I have to disagree with your hypothesis about why certain bad people are bad, especially concerning terrorists. 

  • Reply 14 of 68
    apple ][apple ][ Posts: 8,360member

    Quote:

    Originally Posted by digitalclips View Post





    Agreed. AI will be on sale at the check out next!


    Sounds good to me! I'd rather read about Apple news when standing in line, waiting to pay for my groceries, instead of seeing the usual crap that they have there.

  • Reply 15 of 68

    Quote:

    Originally Posted by CGJ View Post


     


    What does, 'locking down a elementary school' mean?


     


    Do you mean, 'locking down AN elementary school'?



    Alright, you obviously know what it means. DED is not that bad.

  • Reply 16 of 68
    jragostajragosta Posts: 10,473member

    But it really has absolutely nothing to do with Apple or Apple products. It could just as easily have been gold coins, a diamond ring or a stack of bearer bonds (except, of course, those are harder to track). The type of stolen merchandise really isn't important.
  • Reply 17 of 68
    apple ][apple ][ Posts: 8,360member

    Quote:

    Originally Posted by jragosta View Post



    The type of stolen merchandise really isn't important.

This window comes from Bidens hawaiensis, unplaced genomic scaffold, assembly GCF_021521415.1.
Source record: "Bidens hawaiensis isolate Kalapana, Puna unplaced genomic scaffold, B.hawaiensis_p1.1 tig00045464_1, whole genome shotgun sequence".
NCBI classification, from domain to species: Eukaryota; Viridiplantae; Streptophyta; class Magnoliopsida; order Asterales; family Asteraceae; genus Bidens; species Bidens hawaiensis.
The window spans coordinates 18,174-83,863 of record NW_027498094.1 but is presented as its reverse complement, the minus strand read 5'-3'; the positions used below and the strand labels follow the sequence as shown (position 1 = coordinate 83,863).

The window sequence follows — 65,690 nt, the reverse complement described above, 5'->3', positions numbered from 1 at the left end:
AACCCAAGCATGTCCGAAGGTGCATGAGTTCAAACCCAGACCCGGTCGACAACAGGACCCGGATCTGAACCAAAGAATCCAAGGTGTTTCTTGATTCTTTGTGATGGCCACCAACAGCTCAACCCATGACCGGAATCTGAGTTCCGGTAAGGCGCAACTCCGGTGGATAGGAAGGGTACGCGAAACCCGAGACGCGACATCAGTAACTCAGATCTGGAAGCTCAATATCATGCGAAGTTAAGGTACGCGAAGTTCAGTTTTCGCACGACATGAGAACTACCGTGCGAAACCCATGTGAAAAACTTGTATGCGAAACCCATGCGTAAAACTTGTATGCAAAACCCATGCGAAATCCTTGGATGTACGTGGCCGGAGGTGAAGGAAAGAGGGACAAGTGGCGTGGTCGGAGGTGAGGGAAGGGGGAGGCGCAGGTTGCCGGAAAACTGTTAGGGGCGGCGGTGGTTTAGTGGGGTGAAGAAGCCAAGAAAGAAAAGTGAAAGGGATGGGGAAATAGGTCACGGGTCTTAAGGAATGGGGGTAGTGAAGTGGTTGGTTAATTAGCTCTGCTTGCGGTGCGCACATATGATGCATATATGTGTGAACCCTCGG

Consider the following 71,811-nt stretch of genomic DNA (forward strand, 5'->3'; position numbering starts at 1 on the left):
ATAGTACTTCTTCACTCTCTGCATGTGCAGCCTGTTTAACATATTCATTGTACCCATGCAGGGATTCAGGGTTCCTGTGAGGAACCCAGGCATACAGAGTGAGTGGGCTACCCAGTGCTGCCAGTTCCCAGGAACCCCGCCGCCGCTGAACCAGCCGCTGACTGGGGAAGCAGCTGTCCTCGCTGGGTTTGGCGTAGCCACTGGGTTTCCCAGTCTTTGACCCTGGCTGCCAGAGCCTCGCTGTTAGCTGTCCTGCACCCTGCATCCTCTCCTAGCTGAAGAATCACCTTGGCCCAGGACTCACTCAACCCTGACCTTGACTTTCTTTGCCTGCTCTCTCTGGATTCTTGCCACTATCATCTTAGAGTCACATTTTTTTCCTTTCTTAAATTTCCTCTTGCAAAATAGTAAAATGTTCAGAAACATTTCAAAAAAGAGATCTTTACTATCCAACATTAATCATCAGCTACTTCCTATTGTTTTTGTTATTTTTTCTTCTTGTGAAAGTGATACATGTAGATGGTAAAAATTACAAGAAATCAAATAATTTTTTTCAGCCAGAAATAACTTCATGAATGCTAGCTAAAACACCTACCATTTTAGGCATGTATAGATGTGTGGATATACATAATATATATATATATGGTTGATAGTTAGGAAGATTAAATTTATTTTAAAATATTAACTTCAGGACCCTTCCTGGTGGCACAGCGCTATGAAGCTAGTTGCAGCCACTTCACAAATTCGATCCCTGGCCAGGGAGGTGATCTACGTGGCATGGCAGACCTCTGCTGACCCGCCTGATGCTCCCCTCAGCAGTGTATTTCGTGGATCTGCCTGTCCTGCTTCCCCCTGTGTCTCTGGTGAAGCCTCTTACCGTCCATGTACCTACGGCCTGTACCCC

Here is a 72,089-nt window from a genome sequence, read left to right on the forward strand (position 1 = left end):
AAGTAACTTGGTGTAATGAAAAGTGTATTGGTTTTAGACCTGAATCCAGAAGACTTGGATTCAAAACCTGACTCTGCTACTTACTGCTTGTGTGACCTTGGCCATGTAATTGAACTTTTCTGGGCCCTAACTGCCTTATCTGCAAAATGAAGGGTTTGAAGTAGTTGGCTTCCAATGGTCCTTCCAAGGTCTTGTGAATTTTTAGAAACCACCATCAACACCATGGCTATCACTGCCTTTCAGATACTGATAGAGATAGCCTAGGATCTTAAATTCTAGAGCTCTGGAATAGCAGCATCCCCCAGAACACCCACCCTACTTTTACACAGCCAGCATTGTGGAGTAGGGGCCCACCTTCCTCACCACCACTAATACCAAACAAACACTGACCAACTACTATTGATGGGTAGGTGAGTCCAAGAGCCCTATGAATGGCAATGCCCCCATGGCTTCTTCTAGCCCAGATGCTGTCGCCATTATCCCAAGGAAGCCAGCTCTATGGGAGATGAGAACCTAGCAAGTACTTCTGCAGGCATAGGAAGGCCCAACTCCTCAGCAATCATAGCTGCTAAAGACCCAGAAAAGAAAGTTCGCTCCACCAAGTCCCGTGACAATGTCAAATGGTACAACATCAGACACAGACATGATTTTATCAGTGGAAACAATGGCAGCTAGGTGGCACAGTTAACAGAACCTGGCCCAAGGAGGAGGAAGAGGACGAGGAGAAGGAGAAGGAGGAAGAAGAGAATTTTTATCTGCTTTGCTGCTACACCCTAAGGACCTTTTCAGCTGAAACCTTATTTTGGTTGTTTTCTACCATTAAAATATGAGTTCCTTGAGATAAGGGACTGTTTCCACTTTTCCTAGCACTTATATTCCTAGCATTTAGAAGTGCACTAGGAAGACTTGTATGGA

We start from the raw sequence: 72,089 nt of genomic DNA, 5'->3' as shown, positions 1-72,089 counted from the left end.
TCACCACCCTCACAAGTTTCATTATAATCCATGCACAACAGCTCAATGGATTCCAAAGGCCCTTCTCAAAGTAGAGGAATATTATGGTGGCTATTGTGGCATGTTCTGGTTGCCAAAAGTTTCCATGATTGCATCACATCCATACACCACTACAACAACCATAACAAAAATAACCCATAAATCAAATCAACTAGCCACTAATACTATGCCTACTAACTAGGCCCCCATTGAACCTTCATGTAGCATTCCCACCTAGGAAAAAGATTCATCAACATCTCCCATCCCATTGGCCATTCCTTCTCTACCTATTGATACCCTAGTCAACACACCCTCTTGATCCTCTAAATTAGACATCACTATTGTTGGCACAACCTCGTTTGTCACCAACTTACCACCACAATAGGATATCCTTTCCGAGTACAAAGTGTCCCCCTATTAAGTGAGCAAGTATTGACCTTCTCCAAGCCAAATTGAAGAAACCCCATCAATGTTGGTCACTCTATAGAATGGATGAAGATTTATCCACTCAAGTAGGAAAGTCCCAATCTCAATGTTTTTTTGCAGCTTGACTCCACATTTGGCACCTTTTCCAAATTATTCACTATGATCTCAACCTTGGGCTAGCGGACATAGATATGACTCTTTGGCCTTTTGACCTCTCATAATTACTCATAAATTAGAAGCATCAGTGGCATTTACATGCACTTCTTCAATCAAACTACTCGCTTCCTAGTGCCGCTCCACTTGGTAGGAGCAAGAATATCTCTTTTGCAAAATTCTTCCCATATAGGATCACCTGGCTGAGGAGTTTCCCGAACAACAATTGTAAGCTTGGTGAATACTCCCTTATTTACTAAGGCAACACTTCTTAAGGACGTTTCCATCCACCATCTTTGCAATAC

I think that it is very relevant, as Apple device theft is out of control! Does anybody even bother to steal Android phones? Even lowlife thieves don't want that crap!


     


    40% of our thefts are Apple products


    NYC Police Commissioner Ray Kelly in Aspen, Colorado


     


     


     


     


     


     



     


  • Reply 18 of 68
    stepssteps Posts: 8member


    These are the points in this article that are Apple related and not sensational, and valid to debate/discuss!


     


    1. "Apple and its carrier partners have done little to make it difficult to use stolen phones, resulting in large market for stolen devices"


    Apple and it's partners could do some significant things in this area such as create a database of stolen cellphones. This might be ongoing, I don't recall....




    2. "The company's free iCloud tracking system had helped many users to recover their devices, although it is not difficult for thieves to deactivate the tracking feature, something several bloggers have recommended the company address by at least requiring a password to shut down a stolen phone.


    Easy and worthwhile in my opinion to have a password to shutdown your device - comments?

  • Reply 19 of 68

    Quote:

    Originally Posted by NormM View Post



    Same thing with terrorism. 


    Pure nonsense. Stop spreading junk.


     


    I dare you to how me one (even semi-credible) study (even remotely) linking social/economic mobility to terrorism.


     


    (Even if there was, they should be treated for what/who they are as judged by their actions.)

  • Reply 20 of 68
    How dumb are these thiefs? Surely any thief with common sense would turn off the phone, ditch the SIM Card and use the iPhones hidden reset feature with a computer at an Internet cafe. This would disable all tracking features since No SIM Card = No Network = No Tracking & a reset wipes all data including Apple IDs and the Computer that is usually synced with. Internet cafe helps to avoid any IP tracking issues. iPhone is then fully sellable. Simple!